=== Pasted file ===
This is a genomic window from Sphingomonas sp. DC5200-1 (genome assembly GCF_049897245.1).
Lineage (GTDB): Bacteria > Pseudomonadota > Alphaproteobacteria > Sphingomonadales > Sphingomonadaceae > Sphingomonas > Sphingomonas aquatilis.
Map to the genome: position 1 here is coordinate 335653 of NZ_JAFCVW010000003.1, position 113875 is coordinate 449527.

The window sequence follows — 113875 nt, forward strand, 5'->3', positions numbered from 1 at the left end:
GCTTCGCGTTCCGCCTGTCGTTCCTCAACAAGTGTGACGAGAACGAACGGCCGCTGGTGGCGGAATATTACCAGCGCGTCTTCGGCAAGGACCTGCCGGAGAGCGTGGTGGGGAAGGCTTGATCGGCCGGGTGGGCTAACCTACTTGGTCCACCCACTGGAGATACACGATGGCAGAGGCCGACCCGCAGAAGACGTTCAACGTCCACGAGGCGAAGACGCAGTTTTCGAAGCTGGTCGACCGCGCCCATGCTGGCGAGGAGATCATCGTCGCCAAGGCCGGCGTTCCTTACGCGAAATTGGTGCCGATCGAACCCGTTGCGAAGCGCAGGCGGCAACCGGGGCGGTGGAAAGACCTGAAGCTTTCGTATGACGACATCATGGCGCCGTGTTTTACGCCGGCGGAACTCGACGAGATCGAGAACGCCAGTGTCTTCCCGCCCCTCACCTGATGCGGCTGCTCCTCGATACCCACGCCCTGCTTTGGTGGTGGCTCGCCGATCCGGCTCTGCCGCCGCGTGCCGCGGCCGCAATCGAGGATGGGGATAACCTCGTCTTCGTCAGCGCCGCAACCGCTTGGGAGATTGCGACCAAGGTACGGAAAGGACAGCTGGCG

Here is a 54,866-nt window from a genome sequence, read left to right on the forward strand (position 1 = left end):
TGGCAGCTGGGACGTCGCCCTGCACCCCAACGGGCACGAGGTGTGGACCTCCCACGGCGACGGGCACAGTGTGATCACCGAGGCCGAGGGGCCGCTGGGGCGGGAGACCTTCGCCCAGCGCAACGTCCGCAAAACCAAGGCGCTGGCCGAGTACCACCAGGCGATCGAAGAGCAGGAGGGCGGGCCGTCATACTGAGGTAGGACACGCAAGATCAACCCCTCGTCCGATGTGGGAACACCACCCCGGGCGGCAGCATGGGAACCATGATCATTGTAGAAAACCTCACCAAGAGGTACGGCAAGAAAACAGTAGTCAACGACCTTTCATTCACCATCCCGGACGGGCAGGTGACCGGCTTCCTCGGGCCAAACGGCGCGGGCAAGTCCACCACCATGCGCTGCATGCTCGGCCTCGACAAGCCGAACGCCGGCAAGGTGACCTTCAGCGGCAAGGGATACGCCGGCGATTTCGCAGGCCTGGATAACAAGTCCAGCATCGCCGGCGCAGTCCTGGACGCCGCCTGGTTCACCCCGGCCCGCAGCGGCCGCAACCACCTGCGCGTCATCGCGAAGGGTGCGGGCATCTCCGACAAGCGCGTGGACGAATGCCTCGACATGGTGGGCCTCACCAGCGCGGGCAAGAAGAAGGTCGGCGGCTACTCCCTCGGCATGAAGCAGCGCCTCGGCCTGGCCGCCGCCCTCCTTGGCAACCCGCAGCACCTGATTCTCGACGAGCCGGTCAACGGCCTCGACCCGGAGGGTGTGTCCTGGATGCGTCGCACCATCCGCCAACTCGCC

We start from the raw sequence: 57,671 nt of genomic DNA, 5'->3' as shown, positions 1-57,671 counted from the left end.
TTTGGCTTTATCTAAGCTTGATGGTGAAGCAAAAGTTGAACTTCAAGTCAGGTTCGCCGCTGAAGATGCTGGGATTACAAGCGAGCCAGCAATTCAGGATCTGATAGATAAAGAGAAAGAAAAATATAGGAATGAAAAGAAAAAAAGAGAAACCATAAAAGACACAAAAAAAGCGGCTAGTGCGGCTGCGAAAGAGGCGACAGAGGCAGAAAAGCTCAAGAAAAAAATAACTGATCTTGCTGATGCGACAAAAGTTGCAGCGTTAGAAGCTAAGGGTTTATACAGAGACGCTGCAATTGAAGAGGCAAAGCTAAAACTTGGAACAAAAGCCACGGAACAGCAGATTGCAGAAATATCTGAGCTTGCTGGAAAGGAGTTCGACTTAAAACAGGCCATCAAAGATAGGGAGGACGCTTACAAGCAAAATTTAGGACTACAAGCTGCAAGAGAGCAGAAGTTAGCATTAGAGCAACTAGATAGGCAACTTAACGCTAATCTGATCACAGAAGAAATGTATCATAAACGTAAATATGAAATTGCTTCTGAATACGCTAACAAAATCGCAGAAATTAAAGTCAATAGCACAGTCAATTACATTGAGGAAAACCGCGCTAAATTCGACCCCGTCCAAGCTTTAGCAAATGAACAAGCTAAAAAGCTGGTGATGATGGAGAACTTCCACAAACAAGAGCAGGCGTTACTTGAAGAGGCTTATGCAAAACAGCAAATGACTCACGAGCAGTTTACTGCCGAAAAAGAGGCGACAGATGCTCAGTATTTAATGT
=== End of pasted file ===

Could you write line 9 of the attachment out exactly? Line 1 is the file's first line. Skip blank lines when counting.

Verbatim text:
TTTGGCTTTATCTAAGCTTGATGGTGAAGCAAAAGTTGAACTTCAAGTCAGGTTCGCCGCTGAAGATGCTGGGATTACAAGCGAGCCAGCAATTCAGGATCTGATAGATAAAGAGAAAGAAAAATATAGGAATGAAAAGAAAAAAAGAGAAACCATAAAAGACACAAAAAAAGCGGCTAGTGCGGCTGCGAAAGAGGCGACAGAGGCAGAAAAGCTCAAGAAAAAAATAACTGATCTTGCTGATGCGACAAAAGTTGCAGCGTTAGAAGCTAAGGGTTTATACAGAGACGCTGCAATTGAAGAGGCAAAGCTAAAACTTGGAACAAAAGCCACGGAACAGCAGATTGCAGAAATATCTGAGCTTGCTGGAAAGGAGTTCGACTTAAAACAGGCCATCAAAGATAGGGAGGACGCTTACAAGCAAAATTTAGGACTACAAGCTGCAAGAGAGCAGAAGTTAGCATTAGAGCAACTAGATAGGCAACTTAACGCTAATCTGATCACAGAAGAAATGTATCATAAACGTAAATATGAAATTGCTTCTGAATACGCTAACAAAATCGCAGAAATTAAAGTCAATAGCACAGTCAATTACATTGAGGAAAACCGCGCTAAATTCGACCCCGTCCAAGCTTTAGCAAATGAACAAGCTAAAAAGCTGGTGATGATGGAGAACTTCCACAAACAAGAGCAGGCGTTACTTGAAGAGGCTTATGCAAAACAGCAAATGACTCACGAGCAGTTTACTGCCGAAAAAGAGGCGACAGATGCTCAGTATTTAATGT